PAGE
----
21 April, 2004

in mouse world, no dad needed...

Scientists have created mice from two genetic mothers and no dad. This isn't possible (yet) with humans for both technical and ethical reasons. This is supposed to come out in the April 22 issue of Nature.

It may seem like a "why'd they do that?" sort of experiment, but it touches on my field of molecular biology (epigenetics) and adds a lot to a very important topic. In mammals, the set of genes inherited from one's father is treated differently than the set of genes inherited from one's mother. Some genes are marked differently so that long after fertilization in an adult animal, the cells "know" which of the two copies of a particular gene came from dad, and which came from mom. It normally isn't possible just to add any two halves of a genome together and expect that an animal will develop - there's something special and (we thought) necessary about the complementarity of having half of a genome from dad, and the other half from mom. It's quite amazing the scientists only had to tweak two genes in order to get it to work without this complementarity. Of course, my opinion of the research is subject to modification pending my reading of the actual journal article.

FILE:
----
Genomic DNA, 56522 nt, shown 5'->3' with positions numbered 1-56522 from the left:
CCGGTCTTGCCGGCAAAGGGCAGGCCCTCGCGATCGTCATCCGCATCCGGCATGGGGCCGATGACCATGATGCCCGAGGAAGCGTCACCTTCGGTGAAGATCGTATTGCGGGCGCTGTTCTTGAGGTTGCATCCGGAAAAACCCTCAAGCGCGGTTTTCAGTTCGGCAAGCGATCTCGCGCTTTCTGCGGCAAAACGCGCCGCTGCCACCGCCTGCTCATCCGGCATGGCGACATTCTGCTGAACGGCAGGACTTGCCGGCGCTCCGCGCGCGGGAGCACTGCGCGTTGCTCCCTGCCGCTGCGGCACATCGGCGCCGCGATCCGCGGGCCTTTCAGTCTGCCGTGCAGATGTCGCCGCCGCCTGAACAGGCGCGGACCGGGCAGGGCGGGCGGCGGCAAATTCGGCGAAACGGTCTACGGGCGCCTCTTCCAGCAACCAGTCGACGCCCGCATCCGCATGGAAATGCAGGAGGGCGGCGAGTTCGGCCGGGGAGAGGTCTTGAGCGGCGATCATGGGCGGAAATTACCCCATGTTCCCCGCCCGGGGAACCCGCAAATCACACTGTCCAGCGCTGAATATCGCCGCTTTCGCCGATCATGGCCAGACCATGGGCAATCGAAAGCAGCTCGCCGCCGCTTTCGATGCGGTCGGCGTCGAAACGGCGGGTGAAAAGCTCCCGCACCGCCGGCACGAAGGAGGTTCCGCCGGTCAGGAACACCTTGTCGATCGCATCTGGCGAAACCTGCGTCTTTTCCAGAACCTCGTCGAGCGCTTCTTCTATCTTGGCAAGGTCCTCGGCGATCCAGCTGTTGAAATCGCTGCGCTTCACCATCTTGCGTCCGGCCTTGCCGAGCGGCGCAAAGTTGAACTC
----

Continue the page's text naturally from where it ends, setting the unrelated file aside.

While I think it's exciting work, I am worried about the ethical implications. The scientists who did this had no intentions of doing this in humans, but that was the same story with Dolly, the cloned sheep.

The cloning frenzy that ensued led to the attempts of some groups including one associated with the Raelians and another with fertility doctor Panos Zavos to clone humans, despite warnings from experts in the field that cloned mammals have severe developmental problems.

The Raelians made a series of claims that they've succeeded despite having no track record of cloning expertise and no evidence of their "success." We haven't heard from Panos Zavos in a while, but let's hope he didn't actually make the attempt, which according to the predictions of the world's animal cloning experts, would have yielded many sick babies.

Brave new world, or scary, scary one?

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